Bjork Ostrom: … a similar thing? Is he doing negotiation as well? Because that’s one of the biggest questions. How does that world work? I have no clue at all because I’ve never been in that world. He handles all of that essentially or she if you were working with a female agent.
Kathryne Taylor: Right. Yes. It’s awesome. After the initial calls, only three were interested enough to actually like put in offers, which was kind of a bummer, but then I got to choose between those three and he helped me negotiate. Part of that negotiation was one offer was better than another, but I liked the lower offer more actually because I liked the publishing house better. Then we would use the higher offers rates to negotiate-
Bjork Ostrom: Right. That makes sense.
Kathryne Taylor: … with the next one.
Bjork Ostrom: When you say you like a publisher, what is it about them that you would like or not like?
Kathryne Taylor: Well, I looked at the quality of their books, just paper, color, et cetera. I also consulted with other bloggers or bloggers that I knew who had made books with them to get their feedback on it. It was almost just, how much did I enjoy talking to the editor? Did I get good feelings? Did I not?
Bjork Ostrom: A lot of those things are the, and I talked about this earlier, but kind of your gut response. “Is this somebody I would like working with,” “Is this somebody that I would feel comfortable when they’re pushing me for a deadline or am I gonna come to like despise them throughout the process?” I think our important, albeit soft things are not hard. It’s not numbers or it’s not something really concrete, but I think it’s also really, really important to consider those things.
Kathryne Taylor: It really is. I wanted the editor who had been reading my blog for years.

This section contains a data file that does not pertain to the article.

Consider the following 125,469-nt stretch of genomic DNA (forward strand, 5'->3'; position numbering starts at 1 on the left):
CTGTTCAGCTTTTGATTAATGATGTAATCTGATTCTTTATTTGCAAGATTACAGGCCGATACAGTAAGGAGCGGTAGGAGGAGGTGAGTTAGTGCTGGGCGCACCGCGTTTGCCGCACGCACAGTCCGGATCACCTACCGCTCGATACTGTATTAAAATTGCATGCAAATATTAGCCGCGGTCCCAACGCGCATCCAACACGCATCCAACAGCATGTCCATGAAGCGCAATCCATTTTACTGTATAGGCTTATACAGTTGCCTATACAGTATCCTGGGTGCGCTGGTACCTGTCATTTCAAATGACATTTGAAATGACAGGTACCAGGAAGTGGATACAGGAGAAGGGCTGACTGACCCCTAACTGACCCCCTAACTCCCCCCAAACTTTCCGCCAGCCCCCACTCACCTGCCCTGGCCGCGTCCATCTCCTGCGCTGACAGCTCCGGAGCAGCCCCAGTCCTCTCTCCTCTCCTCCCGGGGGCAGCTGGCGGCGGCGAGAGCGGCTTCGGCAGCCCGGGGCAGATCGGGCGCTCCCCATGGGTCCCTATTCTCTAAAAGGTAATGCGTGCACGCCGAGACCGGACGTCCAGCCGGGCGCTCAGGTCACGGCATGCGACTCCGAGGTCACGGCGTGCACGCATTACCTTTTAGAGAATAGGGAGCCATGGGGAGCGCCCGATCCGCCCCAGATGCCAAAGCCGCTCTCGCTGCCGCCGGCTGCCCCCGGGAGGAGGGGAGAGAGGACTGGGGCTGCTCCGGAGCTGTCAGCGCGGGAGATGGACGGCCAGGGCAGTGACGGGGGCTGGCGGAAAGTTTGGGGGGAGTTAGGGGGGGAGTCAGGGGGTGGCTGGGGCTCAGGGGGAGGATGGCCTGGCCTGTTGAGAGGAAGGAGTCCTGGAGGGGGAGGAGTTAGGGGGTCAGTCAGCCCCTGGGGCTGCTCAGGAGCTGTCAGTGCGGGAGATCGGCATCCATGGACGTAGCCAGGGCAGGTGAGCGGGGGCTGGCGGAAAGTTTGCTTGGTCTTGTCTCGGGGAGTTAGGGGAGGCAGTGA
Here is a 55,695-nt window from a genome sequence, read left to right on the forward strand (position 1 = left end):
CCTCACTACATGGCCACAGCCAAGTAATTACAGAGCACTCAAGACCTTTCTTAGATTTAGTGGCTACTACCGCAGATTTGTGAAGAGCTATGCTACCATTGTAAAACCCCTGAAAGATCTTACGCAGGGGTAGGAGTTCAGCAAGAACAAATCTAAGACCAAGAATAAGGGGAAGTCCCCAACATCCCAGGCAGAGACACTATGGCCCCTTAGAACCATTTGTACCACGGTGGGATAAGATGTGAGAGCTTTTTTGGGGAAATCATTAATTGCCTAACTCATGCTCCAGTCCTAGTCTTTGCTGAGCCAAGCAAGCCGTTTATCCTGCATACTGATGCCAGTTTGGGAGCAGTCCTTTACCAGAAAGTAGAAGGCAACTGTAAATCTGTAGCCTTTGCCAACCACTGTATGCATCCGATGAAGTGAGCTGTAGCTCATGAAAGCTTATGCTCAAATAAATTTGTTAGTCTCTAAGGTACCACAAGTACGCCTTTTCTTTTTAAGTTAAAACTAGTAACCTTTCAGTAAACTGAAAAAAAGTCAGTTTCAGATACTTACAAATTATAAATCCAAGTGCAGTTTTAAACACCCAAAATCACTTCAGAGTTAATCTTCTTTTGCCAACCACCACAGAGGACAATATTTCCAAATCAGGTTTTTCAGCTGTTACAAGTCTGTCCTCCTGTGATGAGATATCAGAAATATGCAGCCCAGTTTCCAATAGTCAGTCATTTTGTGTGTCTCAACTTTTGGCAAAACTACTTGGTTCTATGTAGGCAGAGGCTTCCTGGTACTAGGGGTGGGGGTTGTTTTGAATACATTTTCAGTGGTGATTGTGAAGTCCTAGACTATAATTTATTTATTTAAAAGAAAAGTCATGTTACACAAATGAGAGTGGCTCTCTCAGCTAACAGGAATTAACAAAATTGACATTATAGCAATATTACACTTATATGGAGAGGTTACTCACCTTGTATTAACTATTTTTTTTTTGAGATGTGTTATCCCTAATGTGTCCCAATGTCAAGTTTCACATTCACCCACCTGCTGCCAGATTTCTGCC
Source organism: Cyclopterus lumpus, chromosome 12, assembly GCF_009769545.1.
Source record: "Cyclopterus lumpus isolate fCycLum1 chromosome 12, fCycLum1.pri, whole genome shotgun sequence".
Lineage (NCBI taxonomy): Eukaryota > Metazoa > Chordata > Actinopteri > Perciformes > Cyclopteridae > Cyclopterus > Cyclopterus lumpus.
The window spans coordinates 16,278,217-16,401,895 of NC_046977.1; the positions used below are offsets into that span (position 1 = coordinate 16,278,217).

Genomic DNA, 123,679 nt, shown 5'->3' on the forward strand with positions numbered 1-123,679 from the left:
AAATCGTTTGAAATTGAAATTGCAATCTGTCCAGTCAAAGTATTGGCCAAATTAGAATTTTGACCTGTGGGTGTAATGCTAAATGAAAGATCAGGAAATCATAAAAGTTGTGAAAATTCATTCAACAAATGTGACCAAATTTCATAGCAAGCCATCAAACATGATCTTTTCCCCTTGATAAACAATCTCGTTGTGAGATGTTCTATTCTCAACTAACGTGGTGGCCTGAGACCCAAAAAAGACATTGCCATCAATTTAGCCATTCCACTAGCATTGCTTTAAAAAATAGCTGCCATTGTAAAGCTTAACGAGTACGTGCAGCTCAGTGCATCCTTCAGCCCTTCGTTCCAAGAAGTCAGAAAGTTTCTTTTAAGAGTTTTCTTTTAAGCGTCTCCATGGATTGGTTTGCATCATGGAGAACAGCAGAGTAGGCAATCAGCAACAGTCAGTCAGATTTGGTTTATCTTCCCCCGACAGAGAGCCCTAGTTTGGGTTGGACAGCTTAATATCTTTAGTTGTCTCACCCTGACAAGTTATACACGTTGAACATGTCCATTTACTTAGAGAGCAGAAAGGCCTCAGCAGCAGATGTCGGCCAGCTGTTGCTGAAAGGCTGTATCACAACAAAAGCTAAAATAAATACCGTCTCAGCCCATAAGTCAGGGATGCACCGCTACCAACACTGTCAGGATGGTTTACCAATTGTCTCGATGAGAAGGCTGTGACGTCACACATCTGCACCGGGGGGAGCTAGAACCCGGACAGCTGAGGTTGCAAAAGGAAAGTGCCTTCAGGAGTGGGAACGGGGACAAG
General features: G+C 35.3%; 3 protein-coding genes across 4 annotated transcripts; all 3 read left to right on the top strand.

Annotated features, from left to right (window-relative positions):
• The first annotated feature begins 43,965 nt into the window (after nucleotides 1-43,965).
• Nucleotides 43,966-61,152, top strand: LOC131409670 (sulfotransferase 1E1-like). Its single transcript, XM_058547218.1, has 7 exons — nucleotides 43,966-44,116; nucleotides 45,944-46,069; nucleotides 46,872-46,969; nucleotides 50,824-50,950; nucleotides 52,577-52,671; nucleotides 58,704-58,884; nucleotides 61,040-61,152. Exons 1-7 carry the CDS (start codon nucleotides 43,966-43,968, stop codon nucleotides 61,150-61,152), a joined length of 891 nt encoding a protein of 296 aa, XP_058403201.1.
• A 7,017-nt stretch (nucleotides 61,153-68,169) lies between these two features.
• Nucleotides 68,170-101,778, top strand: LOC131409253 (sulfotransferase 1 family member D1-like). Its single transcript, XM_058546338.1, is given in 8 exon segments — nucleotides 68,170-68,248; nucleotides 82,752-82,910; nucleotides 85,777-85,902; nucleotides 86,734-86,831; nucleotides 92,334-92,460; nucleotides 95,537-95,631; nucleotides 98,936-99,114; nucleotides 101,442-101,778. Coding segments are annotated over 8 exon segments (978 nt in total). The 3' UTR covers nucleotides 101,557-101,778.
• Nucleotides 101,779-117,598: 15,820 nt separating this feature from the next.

Bjork Ostrom: Oh, yeah. Yep. What a big impact that makes. Yeah. Cool. Tell me about the process with the cookbook. What were the things that were great about it? What were the difficult things, maybe some of the things that surprised you? I’d love to hear about it.
Kathryne Taylor: One of the things that surprise me was, we sort of verbally agreed that the cookbook deal was definitely happening with my publisher, Rodale. Then it took, I probably didn’t get a finished contract to sign for four months. Some people will wait until they actually have a signed contract work on it and I was like, “No. This is only a year that I have to make this thing or nine months and so, I’m gettin’ right to work.”
Bjork Ostrom: Mm-hmm .
Kathryne Taylor: Oh, another surprising thing was even after I signed the contract I didn’t get my first check until like six months in-
Bjork Ostrom: Hmm. Can you explain how that works for people that aren’t familiar, like the staggering of those payments?
Kathryne Taylor: Yeah. That’s another negotiating factor. Basically, I think, cookbook deals are usually split up into three to four payments. You’ll get one payment when you sign the contract. Another payment when you deliver the contract or deliver the materials and another payment when, on the publishing date.